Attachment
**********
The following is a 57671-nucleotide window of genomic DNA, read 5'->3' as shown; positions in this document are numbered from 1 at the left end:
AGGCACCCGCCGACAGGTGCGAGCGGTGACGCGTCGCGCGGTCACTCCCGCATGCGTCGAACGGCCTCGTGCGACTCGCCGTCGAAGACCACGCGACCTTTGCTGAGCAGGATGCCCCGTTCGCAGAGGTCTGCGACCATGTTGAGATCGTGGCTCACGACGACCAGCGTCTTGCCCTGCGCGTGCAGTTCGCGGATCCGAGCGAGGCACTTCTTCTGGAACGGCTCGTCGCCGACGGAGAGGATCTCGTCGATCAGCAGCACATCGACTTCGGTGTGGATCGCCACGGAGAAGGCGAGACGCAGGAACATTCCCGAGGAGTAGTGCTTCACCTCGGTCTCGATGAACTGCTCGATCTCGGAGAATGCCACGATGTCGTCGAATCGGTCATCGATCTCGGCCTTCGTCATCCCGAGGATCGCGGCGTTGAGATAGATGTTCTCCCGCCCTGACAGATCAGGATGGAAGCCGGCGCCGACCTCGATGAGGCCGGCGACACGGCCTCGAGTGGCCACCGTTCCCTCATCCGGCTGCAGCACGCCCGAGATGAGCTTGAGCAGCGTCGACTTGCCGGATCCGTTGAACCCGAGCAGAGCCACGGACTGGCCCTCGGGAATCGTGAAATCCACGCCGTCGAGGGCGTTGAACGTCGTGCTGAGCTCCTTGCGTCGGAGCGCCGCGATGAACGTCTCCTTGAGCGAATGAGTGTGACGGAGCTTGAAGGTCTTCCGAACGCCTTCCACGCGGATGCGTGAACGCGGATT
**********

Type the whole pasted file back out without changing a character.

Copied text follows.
The following is a 57671-nucleotide window of genomic DNA, read 5'->3' as shown; positions in this document are numbered from 1 at the left end:
AGGCACCCGCCGACAGGTGCGAGCGGTGACGCGTCGCGCGGTCACTCCCGCATGCGTCGAACGGCCTCGTGCGACTCGCCGTCGAAGACCACGCGACCTTTGCTGAGCAGGATGCCCCGTTCGCAGAGGTCTGCGACCATGTTGAGATCGTGGCTCACGACGACCAGCGTCTTGCCCTGCGCGTGCAGTTCGCGGATCCGAGCGAGGCACTTCTTCTGGAACGGCTCGTCGCCGACGGAGAGGATCTCGTCGATCAGCAGCACATCGACTTCGGTGTGGATCGCCACGGAGAAGGCGAGACGCAGGAACATTCCCGAGGAGTAGTGCTTCACCTCGGTCTCGATGAACTGCTCGATCTCGGAGAATGCCACGATGTCGTCGAATCGGTCATCGATCTCGGCCTTCGTCATCCCGAGGATCGCGGCGTTGAGATAGATGTTCTCCCGCCCTGACAGATCAGGATGGAAGCCGGCGCCGACCTCGATGAGGCCGGCGACACGGCCTCGAGTGGCCACCGTTCCCTCATCCGGCTGCAGCACGCCCGAGATGAGCTTGAGCAGCGTCGACTTGCCGGATCCGTTGAACCCGAGCAGAGCCACGGACTGGCCCTCGGGAATCGTGAAATCCACGCCGTCGAGGGCGTTGAACGTCGTGCTGAGCTCCTTGCGTCGGAGCGCCGCGATGAACGTCTCCTTGAGCGAATGAGTGTGACGGAGCTTGAAGGTCTTCCGAACGCCTTCCACGCGGATGCGTGAACGCGGATT